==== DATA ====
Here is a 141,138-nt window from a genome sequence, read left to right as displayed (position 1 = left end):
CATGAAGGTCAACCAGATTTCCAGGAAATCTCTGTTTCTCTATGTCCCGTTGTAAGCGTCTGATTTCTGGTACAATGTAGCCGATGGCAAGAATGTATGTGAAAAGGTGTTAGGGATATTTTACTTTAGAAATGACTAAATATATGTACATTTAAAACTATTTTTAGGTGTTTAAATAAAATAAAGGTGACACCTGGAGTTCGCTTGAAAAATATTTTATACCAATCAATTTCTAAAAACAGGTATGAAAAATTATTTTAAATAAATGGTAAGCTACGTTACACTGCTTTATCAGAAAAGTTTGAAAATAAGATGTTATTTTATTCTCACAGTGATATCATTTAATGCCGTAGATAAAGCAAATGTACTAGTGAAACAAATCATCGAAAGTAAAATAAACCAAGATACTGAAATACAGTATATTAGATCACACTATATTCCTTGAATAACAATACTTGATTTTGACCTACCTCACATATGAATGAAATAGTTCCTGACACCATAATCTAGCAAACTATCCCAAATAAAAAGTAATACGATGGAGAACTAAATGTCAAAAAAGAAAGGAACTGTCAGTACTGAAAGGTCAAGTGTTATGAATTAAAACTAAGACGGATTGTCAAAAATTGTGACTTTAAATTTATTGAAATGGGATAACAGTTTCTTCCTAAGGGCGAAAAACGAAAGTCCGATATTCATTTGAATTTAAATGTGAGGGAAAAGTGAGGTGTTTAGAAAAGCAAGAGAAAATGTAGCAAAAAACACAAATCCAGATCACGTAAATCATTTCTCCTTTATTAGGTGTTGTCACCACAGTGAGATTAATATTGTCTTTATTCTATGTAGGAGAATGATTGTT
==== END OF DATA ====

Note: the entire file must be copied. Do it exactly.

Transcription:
Here is a 141,138-nt window from a genome sequence, read left to right as displayed (position 1 = left end):
CATGAAGGTCAACCAGATTTCCAGGAAATCTCTGTTTCTCTATGTCCCGTTGTAAGCGTCTGATTTCTGGTACAATGTAGCCGATGGCAAGAATGTATGTGAAAAGGTGTTAGGGATATTTTACTTTAGAAATGACTAAATATATGTACATTTAAAACTATTTTTAGGTGTTTAAATAAAATAAAGGTGACACCTGGAGTTCGCTTGAAAAATATTTTATACCAATCAATTTCTAAAAACAGGTATGAAAAATTATTTTAAATAAATGGTAAGCTACGTTACACTGCTTTATCAGAAAAGTTTGAAAATAAGATGTTATTTTATTCTCACAGTGATATCATTTAATGCCGTAGATAAAGCAAATGTACTAGTGAAACAAATCATCGAAAGTAAAATAAACCAAGATACTGAAATACAGTATATTAGATCACACTATATTCCTTGAATAACAATACTTGATTTTGACCTACCTCACATATGAATGAAATAGTTCCTGACACCATAATCTAGCAAACTATCCCAAATAAAAAGTAATACGATGGAGAACTAAATGTCAAAAAAGAAAGGAACTGTCAGTACTGAAAGGTCAAGTGTTATGAATTAAAACTAAGACGGATTGTCAAAAATTGTGACTTTAAATTTATTGAAATGGGATAACAGTTTCTTCCTAAGGGCGAAAAACGAAAGTCCGATATTCATTTGAATTTAAATGTGAGGGAAAAGTGAGGTGTTTAGAAAAGCAAGAGAAAATGTAGCAAAAAACACAAATCCAGATCACGTAAATCATTTCTCCTTTATTAGGTGTTGTCACCACAGTGAGATTAATATTGTCTTTATTCTATGTAGGAGAATGATTGTT